WWJD, What Would Jesus Do? It took the culture by storm in the past 20 years. It’s a simple and worthy creed for millions of Christians.
There’s another memory device that might be worth pondering regarding our challenges today, WDJD, What Did Jonah Do?
Jonah and the whale is one of the great Old Testament stories. Jonah was a reluctant servant. God said, “Go,” and Jonah said, “Who, me?” Jonah resisted, ran, repented—sort of, responded…and when the Lord blessed his ministry, Jonah rejected the results.
WDJD? Jonah didn’t want to take a message of God’s love and forgiveness to Nineveh, a people he considered a nemesis, if not an enemy, of his people.
But God had other plans and sent a great revival to Nineveh. Jonah didn’t like this either and the book entitled with his name ends with Jonah pouting under a vine.
God points out to Jonah that Nineveh had more than 120,000 children so young they didn’t know their left from right hands, suggesting a total population ranging to a million. Then God asks, “Should I not be concerned about that great city?” (Jonah 4:11)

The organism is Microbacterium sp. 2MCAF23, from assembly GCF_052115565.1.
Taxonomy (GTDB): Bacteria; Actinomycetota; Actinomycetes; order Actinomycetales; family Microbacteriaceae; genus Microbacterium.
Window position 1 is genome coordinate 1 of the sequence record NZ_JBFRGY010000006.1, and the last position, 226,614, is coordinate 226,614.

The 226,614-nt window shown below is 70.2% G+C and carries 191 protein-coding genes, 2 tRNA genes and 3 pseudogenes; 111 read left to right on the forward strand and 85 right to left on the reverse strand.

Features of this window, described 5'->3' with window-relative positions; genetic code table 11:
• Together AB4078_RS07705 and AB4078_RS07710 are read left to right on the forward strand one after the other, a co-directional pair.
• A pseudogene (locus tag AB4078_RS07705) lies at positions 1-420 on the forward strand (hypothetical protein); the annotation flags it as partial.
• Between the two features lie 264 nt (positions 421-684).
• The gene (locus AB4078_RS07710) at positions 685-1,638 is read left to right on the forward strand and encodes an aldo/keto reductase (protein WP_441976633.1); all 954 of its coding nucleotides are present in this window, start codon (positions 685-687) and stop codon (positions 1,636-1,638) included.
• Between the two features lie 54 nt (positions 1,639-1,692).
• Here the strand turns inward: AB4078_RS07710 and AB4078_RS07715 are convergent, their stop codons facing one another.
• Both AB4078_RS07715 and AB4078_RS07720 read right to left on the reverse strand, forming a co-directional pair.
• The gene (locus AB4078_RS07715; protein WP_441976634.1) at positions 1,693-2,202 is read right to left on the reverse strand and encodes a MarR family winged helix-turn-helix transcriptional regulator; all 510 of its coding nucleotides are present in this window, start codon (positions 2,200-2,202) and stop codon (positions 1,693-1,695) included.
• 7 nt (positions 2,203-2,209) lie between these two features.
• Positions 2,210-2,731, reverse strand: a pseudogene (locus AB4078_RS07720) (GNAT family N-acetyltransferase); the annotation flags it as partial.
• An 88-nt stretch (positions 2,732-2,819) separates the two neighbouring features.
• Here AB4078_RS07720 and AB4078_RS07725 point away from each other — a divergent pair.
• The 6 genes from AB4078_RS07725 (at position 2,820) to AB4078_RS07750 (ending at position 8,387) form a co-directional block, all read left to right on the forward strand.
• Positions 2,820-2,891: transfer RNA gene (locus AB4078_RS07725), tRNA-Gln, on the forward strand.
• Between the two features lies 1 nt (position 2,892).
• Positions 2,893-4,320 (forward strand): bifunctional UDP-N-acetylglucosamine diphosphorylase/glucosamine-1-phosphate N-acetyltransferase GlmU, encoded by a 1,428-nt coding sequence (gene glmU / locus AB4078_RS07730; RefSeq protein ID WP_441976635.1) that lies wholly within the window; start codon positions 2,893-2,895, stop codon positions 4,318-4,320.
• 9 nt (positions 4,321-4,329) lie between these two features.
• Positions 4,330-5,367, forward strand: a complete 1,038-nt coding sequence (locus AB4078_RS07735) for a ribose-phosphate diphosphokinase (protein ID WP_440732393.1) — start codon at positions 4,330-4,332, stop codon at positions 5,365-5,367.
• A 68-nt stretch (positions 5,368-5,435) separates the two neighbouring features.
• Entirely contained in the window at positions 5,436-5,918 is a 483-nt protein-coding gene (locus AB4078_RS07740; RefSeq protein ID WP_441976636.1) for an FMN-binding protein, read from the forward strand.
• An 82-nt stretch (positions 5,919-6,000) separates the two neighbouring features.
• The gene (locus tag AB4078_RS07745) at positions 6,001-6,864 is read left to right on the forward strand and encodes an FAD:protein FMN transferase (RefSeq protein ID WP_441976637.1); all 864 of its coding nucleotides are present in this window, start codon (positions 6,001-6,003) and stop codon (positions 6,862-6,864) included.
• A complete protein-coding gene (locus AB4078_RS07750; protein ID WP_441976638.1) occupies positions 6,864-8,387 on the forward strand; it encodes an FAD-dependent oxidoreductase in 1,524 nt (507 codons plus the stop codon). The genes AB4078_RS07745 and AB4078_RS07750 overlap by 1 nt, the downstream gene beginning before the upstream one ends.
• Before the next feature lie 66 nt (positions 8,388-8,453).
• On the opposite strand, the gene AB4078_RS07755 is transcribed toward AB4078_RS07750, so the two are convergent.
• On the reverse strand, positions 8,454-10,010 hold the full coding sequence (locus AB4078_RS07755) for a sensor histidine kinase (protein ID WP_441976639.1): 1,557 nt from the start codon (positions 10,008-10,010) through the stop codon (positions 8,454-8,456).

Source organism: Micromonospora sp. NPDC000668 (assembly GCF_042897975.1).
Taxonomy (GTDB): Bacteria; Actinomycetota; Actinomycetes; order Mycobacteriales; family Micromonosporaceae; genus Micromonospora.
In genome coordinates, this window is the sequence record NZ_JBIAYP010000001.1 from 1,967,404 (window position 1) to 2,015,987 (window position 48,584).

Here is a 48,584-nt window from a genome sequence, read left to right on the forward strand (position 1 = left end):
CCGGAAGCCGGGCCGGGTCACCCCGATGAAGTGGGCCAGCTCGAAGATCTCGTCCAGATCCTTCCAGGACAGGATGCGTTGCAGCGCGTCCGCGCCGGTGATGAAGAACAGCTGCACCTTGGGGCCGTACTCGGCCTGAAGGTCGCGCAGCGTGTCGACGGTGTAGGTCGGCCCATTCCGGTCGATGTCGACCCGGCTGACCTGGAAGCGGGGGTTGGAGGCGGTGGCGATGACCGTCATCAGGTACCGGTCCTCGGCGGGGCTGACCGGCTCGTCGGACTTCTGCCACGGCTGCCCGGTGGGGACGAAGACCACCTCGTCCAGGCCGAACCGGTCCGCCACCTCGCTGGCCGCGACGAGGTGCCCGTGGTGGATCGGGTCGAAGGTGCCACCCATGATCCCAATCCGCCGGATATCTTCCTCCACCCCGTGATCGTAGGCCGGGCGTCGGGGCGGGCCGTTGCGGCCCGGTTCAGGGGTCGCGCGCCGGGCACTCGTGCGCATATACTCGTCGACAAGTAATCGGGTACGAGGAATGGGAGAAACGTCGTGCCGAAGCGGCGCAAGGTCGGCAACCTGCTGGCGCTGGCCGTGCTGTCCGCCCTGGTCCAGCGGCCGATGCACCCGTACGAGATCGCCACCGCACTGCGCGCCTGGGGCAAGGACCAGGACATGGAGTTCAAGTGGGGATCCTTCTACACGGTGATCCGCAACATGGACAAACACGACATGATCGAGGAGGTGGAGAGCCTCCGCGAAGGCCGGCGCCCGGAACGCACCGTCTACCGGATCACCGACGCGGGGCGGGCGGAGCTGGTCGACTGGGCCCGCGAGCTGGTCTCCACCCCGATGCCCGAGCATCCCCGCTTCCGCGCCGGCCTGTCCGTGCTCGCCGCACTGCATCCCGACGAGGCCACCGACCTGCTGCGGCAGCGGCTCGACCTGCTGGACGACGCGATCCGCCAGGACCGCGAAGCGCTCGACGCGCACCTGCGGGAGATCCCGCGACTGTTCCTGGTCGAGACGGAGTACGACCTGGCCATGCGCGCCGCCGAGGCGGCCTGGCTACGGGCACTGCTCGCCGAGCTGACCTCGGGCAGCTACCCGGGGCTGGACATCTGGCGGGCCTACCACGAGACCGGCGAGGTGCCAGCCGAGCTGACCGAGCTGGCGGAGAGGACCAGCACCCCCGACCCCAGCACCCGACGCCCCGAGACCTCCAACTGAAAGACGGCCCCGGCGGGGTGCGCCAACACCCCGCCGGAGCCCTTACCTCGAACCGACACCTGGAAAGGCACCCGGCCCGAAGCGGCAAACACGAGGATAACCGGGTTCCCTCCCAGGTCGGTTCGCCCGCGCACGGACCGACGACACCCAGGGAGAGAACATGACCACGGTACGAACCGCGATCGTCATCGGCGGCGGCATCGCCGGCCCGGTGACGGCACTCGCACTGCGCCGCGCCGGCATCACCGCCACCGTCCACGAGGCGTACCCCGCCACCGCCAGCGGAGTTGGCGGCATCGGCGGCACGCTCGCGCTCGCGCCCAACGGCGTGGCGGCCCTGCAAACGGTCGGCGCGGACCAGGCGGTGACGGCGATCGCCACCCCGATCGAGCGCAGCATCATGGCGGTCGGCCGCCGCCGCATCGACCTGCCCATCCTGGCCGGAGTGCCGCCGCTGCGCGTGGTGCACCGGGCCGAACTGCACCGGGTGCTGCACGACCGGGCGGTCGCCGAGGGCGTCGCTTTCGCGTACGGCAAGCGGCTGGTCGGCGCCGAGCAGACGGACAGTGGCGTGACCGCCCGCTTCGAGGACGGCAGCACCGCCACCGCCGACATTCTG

This is our challenge today: We live in a time when religions and regimes with strong anti-Western and anti-American postures are growing, aggressive, and threatening. Their advance seems like an unstoppable juggernaut, which is creating social tensions and political confusion throughout European countries and the United States. In addition, the West is still engaged in military action in Iraq and Afghanistan.
It might be easy, even understandable, and seemingly logical for us to feel like Jonah, resisting spiritual responsibility or opportunity for regional populations in the Middle East, Africa, or Asia.
But this is not the way the Lord works. He asks, “Should I not be concerned about that great city?”
We can ask WWJD and embrace Jesus’ approach, or we can ask WDJD and follow Jonah’s lead. Figuring this out may be the defining Christian challenge of the new millennium.
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© Rex M. Rogers – All Rights Reserved, 2010
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